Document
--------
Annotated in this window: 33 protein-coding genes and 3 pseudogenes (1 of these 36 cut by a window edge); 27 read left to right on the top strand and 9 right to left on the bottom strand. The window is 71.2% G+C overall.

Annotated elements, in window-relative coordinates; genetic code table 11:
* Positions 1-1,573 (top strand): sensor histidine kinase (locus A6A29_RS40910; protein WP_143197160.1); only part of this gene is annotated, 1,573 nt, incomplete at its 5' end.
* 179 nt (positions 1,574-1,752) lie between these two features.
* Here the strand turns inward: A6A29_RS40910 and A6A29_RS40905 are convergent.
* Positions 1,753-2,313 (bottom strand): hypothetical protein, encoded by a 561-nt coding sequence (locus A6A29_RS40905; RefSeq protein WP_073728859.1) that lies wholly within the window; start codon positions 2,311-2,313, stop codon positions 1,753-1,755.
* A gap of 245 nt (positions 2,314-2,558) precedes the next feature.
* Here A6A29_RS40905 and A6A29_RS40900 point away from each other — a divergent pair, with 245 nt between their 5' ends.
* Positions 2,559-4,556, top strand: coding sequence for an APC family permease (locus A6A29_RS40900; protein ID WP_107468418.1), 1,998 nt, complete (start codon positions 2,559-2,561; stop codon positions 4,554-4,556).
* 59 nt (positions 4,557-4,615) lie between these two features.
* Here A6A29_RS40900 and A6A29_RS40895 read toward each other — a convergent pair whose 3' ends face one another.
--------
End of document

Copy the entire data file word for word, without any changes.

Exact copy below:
Annotated in this window: 33 protein-coding genes and 3 pseudogenes (1 of these 36 cut by a window edge); 27 read left to right on the top strand and 9 right to left on the bottom strand. The window is 71.2% G+C overall.

Annotated elements, in window-relative coordinates; genetic code table 11:
* Positions 1-1,573 (top strand): sensor histidine kinase (locus A6A29_RS40910; protein WP_143197160.1); only part of this gene is annotated, 1,573 nt, incomplete at its 5' end.
* 179 nt (positions 1,574-1,752) lie between these two features.
* Here the strand turns inward: A6A29_RS40910 and A6A29_RS40905 are convergent.
* Positions 1,753-2,313 (bottom strand): hypothetical protein, encoded by a 561-nt coding sequence (locus A6A29_RS40905; RefSeq protein WP_073728859.1) that lies wholly within the window; start codon positions 2,311-2,313, stop codon positions 1,753-1,755.
* A gap of 245 nt (positions 2,314-2,558) precedes the next feature.
* Here A6A29_RS40905 and A6A29_RS40900 point away from each other — a divergent pair, with 245 nt between their 5' ends.
* Positions 2,559-4,556, top strand: coding sequence for an APC family permease (locus A6A29_RS40900; protein ID WP_107468418.1), 1,998 nt, complete (start codon positions 2,559-2,561; stop codon positions 4,554-4,556).
* 59 nt (positions 4,557-4,615) lie between these two features.
* Here A6A29_RS40900 and A6A29_RS40895 read toward each other — a convergent pair whose 3' ends face one another.